an embodiment as illustrated in FIG. 3 in which the bottom laminate film has a three-layer structure of primer layer 32/anticorrosive effect substance-containing layer 33a/clear layer 35 and the side laminate film has a four-layer structure of primer layer 32/first far infrared effect substance-containing layer 33b/second far infrared effect substance-containing layer 34b/clear layer 35.

Examples also include an embodiment as illustrated in FIG. 4 in which the bottom laminate film has a three-layer structure of primer layer 42/first anticorrosive effect substance-containing layer 43a/second anticorrosive effect substance-containing layer 44a and the side laminate film has a two-layer structure of primer layer 42/far infrared effect substance-containing layer 43b;

an embodiment as illustrated in FIG. 5 in which the bottom laminate film has a three-layer structure of primer layer 52/first anticorrosive effect substance-containing layer 53a/second anticorrosive effect substance-containing layer 54a and the side laminate film has a three-layer structure of primer layer 52/first far infrared effect substance-containing layer 53b/second far infrared effect substance-containing layer 54b; and

an embodiment as illustrated in FIG. 6 in which the bottom laminate film has a four-layer structure of primer layer 62/first anticorrosive effect substance-containing layer 63a/second anticorrosive effect substance-containing layer 64a/clear layer 65 and the side laminate film has a four-layer structure of primer layer 62/first far infrared effect substance-containing layer 63b/second far infrared effect substance-containing layer 64b/clear layer 65.

Examples further include an embodiment as illustrated in FIG. 7 in which the bottom laminate film has a two-layer structure of first anticorrosive effect substance-containing layer 73a/second anticorrosive effect substance-containing layer 74a and the side laminate film has a two-layer structure of first far infrared effect substance-containing layer 73b/second far infrared effect substance-containing layer 74b. In this case, the first anticorrosive effect substance-containing layer and the first far infrared effect substance-containing layer serve as primer layers.

The bottom laminate film may include no far infrared effect substance-containing layer and the side laminate film may include no anticorrosive effect substance-containing layer.

The cooking utensil of the disclosure may be produced by a method including (1) optionally applying a composition for a primer and forming a primer film on a substrate, (2) applying a composition that contains a substance having an anticorrosive effect to the substrate on the bottom or to the primer film on the bottom and forming an anticorrosive effect substance-containing layer film, and (3) applying a composition that contains a substance having a far infrared effect to the substrate on the side or to the primer film on the side and forming a far infrared effect substance-containing layer film. If necessary, to the anticorrosive effect substance-containing layer film on the bottom, a composition that contains a substance having an anticorrosive effect may be applied to form a second anticorrosive effect substance-containing layer film or a composition for a clear layer may be applied to form a clear layer film. Also, to the far infrared effect substance-containing layer film on the side, a composition that contains a substance having a far infrared effect may be applied to form a second far infrared effect substance-containing layer film or a composition for a clear layer may be applied to form a clear layer film.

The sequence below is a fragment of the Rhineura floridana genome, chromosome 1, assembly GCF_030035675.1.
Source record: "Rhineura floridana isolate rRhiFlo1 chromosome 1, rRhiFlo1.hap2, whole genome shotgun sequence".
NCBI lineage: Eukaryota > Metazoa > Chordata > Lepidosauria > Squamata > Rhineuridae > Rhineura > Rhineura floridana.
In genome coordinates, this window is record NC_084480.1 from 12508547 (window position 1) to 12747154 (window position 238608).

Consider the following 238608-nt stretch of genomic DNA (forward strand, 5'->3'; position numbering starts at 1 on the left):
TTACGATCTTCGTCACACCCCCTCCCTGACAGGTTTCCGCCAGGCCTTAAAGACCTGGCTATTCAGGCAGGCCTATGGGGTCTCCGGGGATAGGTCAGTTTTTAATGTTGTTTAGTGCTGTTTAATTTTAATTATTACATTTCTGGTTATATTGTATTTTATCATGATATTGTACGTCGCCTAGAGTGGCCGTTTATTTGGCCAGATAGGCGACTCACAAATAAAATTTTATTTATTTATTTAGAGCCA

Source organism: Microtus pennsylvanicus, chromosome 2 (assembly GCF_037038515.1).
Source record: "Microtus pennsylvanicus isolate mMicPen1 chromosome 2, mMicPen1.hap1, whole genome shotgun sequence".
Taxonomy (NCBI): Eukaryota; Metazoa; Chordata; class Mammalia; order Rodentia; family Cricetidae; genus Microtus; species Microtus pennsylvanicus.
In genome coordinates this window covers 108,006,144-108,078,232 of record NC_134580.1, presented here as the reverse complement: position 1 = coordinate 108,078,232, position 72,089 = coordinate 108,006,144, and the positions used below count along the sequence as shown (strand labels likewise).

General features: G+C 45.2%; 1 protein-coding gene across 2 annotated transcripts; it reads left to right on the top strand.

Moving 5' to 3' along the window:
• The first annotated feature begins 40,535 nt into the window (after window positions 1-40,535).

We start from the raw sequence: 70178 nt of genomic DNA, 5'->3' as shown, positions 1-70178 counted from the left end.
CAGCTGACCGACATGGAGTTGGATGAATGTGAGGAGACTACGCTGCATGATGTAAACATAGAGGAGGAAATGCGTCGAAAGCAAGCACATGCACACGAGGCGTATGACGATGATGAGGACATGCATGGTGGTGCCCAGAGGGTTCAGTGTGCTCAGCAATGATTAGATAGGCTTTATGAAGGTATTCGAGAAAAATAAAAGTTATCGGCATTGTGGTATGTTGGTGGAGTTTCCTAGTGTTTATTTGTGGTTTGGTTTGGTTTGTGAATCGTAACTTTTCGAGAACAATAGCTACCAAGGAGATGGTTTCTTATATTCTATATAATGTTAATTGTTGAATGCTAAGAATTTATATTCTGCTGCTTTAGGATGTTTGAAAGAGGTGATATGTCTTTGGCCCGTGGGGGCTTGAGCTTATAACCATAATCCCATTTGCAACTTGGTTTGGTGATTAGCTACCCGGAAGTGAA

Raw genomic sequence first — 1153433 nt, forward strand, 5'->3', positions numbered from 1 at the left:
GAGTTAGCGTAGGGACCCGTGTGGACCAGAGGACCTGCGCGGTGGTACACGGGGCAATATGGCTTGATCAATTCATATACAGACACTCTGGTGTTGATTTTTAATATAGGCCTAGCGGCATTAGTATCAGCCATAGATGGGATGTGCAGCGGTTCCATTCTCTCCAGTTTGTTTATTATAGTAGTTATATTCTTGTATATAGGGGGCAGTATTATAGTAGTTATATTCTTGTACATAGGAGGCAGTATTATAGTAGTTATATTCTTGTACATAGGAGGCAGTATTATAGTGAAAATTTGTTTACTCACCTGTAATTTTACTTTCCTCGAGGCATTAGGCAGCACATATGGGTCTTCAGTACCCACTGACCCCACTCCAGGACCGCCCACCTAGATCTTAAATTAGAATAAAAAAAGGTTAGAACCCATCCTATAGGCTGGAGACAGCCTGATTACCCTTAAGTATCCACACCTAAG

The composition for a primer, the composition that contains a substance having an anticorrosive effect, and the composition that contains a substance having a far infrared effect each may be prepared as appropriate by a known method in accordance with the structure of the film to be formed.

Each composition may be applied by any method. In the case where the composition is in the form of liquid, examples of the method include spray coating, roll coating, doctor blade coating, dip (immersion) coating, impregnation coating, spin flow coating, and curtain flow coating. Preferred is spray coating.

Coating of the bottom and of the side in a separate manner may be performed by any method. An example is a method in which a mask with an opening corresponding to the bottom or the side is placed in the form of a primer film and a composition for forming a middle coat layer, top coat layer, or the like is applied thereto with the mask in between.

Drying may or may not be performed after the step (1) and before the step (2) and the step (3). Further, sintering may or may not be performed.

The drying in the step (1) is preferably performed at 100° C. to 150° C. for 5 to 60 minutes. The sintering, when performed, is preferably performed at 300° C. to 400° C. for 10 to 30 minutes.

The primer film may be formed by applying the composition for a primer to the substrate and optionally drying or sintering the composition. The primer film serves as a primer layer in the resulting cooking utensil.

In the case of forming two or more primer layers, the step (1) is performed with the formulation of the composition for a primer being optionally changed.

The step (2) includes applying a composition that contains a substance having an anticorrosive effect to the substrate on the bottom or to the primer film on the bottom and forming a middle coat film on the bottom.

Applying a composition that contains a substance having an anticorrosive effect to the substrate or to the primer film may be performed by any method, such as the same method as for applying the composition for a primer.